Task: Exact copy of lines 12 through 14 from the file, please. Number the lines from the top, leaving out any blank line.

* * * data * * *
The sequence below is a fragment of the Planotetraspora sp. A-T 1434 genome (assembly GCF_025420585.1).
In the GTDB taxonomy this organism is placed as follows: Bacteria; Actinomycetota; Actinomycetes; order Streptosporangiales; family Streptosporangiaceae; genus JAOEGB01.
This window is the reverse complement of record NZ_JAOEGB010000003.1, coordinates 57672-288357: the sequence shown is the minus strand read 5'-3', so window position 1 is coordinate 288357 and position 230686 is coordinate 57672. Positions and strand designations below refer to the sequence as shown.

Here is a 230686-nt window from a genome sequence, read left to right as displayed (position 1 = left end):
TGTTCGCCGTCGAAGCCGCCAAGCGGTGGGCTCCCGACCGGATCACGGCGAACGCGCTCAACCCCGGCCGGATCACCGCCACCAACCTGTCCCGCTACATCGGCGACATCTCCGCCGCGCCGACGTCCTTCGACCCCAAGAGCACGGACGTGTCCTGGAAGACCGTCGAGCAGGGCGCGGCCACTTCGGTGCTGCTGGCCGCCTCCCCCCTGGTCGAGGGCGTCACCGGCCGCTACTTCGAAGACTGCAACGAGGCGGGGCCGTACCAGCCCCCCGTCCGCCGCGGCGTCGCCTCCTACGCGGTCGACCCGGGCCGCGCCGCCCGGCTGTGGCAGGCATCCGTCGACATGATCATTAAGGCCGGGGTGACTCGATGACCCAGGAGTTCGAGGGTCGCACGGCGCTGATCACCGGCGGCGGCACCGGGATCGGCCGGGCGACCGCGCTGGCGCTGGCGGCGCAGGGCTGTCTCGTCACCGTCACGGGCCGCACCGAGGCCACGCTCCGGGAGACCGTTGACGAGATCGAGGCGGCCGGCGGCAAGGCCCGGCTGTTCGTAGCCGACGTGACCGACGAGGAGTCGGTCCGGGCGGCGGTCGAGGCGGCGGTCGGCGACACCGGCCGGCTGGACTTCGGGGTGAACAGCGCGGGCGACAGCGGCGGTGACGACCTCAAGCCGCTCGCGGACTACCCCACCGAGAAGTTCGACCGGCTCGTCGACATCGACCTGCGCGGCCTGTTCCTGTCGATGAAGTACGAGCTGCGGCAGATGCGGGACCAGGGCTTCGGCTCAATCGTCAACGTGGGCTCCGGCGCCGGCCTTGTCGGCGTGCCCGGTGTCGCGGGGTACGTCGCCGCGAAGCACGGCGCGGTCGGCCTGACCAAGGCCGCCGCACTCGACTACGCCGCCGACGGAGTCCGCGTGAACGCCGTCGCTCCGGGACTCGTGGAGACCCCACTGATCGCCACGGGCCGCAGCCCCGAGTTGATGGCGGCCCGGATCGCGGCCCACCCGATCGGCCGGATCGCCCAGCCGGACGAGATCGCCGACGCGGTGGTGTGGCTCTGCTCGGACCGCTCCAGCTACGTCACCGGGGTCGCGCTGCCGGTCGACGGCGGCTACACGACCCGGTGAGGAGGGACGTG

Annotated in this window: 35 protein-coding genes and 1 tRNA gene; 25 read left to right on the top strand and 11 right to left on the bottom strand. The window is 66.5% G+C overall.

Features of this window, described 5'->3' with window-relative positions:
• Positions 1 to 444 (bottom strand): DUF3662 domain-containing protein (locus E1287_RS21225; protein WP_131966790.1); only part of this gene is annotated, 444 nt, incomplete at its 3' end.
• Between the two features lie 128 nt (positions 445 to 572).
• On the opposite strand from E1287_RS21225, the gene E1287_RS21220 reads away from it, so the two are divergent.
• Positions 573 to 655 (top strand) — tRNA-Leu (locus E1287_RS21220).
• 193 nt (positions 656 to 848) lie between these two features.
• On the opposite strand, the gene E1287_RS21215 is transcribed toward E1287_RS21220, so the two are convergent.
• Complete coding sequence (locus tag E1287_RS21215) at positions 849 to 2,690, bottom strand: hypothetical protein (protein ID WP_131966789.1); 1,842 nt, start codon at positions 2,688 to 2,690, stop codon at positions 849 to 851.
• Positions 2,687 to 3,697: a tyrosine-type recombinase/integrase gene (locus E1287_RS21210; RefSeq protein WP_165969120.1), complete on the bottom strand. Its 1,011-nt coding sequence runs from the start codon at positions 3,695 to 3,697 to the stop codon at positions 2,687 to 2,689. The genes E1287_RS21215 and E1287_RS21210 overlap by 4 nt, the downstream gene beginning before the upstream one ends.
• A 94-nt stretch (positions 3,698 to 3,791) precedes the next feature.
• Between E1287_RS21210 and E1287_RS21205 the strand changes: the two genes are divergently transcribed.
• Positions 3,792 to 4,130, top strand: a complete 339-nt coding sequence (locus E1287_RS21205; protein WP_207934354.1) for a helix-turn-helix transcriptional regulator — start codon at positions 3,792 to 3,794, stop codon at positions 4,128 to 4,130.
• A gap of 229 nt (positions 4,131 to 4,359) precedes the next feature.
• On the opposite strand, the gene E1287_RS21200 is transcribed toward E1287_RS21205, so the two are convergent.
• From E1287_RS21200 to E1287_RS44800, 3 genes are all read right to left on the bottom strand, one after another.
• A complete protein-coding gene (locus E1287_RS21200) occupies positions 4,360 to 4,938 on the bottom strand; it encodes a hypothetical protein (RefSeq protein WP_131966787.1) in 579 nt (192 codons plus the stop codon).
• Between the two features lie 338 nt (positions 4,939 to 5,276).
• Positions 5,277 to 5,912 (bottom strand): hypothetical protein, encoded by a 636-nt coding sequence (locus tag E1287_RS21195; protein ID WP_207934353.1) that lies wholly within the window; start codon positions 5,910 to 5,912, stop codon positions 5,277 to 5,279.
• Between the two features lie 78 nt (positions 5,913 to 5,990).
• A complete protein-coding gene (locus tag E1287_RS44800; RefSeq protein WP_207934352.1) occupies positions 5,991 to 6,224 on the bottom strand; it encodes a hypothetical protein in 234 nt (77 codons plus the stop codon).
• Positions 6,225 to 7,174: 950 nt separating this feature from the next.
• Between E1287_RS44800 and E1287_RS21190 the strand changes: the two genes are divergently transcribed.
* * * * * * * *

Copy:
• 193 nt (positions 656 to 848) lie between these two features.
• On the opposite strand, the gene E1287_RS21215 is transcribed toward E1287_RS21220, so the two are convergent.
• Complete coding sequence (locus tag E1287_RS21215) at positions 849 to 2,690, bottom strand: hypothetical protein (protein ID WP_131966789.1); 1,842 nt, start codon at positions 2,688 to 2,690, stop codon at positions 849 to 851.